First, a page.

The last twelve months have been an annus horribilis when it comes to energy prices. The first big jumps came in January then there was a huge tranche of in some cases 30% plus rises around August.
As I explain in the Compare Gas & Electricity guide one of the major ways to prevent your bill for much of this year has been to cap, which means fix your rate to guard against future rises. The problem comes when you pay a lot more to cap than you would sticking with the standard cheap tariff. The only true way to get it right every time is if you KNOW what’s going to happen to energy prices.
Sadly, short of a crystal ball, that knowledge doesn’t exist; yet I’ve been speaking to a few people in the industry (special thanks to Mark Todd at Energyhelpline), and wanted to write a brief note on what the expected outcome is. Bear in mind though, even this is just a back of the envelope type of thing, and could be wildly inaccurate.
First you need to understand why prices are rising.
Of course utility companies like raising prices and increasing profits, but the underlying cause is the rise in the cost of wholesale gas – the price the energy companies buy it for.
The important measure here isn’t the current price, it’s the ‘winter price’ as that’s what’s generally referred to, and people sell ahead.
This means the price rises we’ve had so far aren’t enough!
As you can see the rise has been huge, and even our painful 50%ish rise in consumer prices is actually smaller than the doubling of the wholesale rate. Though some of this rise was factored in to earlier consumer price rises.
As the energy companies have said they want to “maintain margins” this means it’s possible we’ve more price rises to come so consumer prices can catch up.
Unless there’s a drop in the price of a gas therm, i.e. it goes back to 80p, then we are likely to see our energy bills increase in January. It’s unlikely to be sooner as we’ve just had a price round, and they don’t put prices up pre-Christmas for fear of being called a Scrooge.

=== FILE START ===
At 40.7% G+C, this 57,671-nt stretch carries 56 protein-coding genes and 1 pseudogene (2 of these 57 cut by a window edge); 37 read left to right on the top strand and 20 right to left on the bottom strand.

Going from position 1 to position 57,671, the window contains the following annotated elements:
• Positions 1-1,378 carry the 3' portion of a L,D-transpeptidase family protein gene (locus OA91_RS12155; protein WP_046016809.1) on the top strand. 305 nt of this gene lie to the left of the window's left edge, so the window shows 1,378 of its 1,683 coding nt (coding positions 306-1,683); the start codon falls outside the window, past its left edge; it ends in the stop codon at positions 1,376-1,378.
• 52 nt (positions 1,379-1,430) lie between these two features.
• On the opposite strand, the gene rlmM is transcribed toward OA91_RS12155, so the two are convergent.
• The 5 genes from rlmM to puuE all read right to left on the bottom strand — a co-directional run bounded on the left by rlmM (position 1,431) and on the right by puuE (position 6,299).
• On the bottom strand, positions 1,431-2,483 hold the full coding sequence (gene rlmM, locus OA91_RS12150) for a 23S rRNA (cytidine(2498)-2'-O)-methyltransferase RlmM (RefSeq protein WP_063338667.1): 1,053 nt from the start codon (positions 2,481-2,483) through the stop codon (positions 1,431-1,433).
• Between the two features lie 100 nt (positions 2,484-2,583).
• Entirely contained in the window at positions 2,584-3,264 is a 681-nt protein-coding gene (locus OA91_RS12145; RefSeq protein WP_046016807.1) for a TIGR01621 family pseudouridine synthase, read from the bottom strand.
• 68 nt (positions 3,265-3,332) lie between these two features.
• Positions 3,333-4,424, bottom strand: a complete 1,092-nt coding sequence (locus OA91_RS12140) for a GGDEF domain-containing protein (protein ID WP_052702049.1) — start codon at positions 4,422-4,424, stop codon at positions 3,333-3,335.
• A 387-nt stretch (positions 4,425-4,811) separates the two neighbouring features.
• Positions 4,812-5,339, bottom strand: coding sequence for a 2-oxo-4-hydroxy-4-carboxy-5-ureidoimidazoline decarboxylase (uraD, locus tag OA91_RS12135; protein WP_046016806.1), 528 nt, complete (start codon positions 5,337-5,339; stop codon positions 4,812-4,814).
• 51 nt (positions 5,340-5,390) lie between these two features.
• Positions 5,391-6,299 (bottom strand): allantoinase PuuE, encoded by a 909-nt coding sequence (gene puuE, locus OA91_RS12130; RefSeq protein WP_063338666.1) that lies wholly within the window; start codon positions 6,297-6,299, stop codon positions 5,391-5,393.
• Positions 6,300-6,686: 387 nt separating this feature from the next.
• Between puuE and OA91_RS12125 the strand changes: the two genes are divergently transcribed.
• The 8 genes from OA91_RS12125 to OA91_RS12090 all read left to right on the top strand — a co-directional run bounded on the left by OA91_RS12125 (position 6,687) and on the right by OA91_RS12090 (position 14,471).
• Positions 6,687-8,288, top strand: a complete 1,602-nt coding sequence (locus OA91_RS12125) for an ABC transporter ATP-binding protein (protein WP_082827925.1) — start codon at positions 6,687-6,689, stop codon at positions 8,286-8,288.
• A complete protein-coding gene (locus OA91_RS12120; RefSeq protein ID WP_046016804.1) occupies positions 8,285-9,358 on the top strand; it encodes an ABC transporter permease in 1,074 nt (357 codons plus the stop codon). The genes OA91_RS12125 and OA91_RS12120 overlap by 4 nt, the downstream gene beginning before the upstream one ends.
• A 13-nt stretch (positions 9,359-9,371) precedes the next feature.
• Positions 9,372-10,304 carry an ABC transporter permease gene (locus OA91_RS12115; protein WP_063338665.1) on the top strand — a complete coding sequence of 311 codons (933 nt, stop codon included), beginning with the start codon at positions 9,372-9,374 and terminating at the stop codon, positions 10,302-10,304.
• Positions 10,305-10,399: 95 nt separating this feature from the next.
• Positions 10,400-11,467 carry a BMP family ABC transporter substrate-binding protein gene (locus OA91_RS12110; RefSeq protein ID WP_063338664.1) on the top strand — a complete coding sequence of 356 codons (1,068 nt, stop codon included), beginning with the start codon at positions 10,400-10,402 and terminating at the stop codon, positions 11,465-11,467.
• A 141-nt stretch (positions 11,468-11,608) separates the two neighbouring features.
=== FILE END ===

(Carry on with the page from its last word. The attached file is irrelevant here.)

Of course political pressure could be brought to bear, or even the threat of introducing a windfall tax, which may make the utility companies a little more fearful of further price hikes. In which case they’ll analyse whether it’s more cost effective to raise the prices and pay tax, or just take the hit themselves and not raise prices.
You may be wondering why I’m focusing on Gas prices and not electricity. The reason’s simple, the electricity price is more complex and depends on the price of oil (which has also gone up) and the price of gas, so the wholesale gas price tends to be the lead indicator here.
What about further in the future?
Beyond next January we really are in uncertain territory. Currently the market predictions are for prices to dip slightly for winter 09, but only by a few percentage points, nothing that will change the landscape too dramatically.
Yet this could change one way or another. There’s been no real reason for the wholesale prices to be so high, no physical change, it’s just market conditions, and because of this some think they’ll drop again, while others simply say the days of cheap energy are over.
What no one seems to be predicting is yet more big hikes after next Janaury, which, if they’re right (and of course there’s no guarantee) means that paying a substantial premium for a long term cap doesn’t look to be as good value as paying a small premium for a short cap.
(Any gas & electricity industry experts or traders, your thoughts would be welcomed)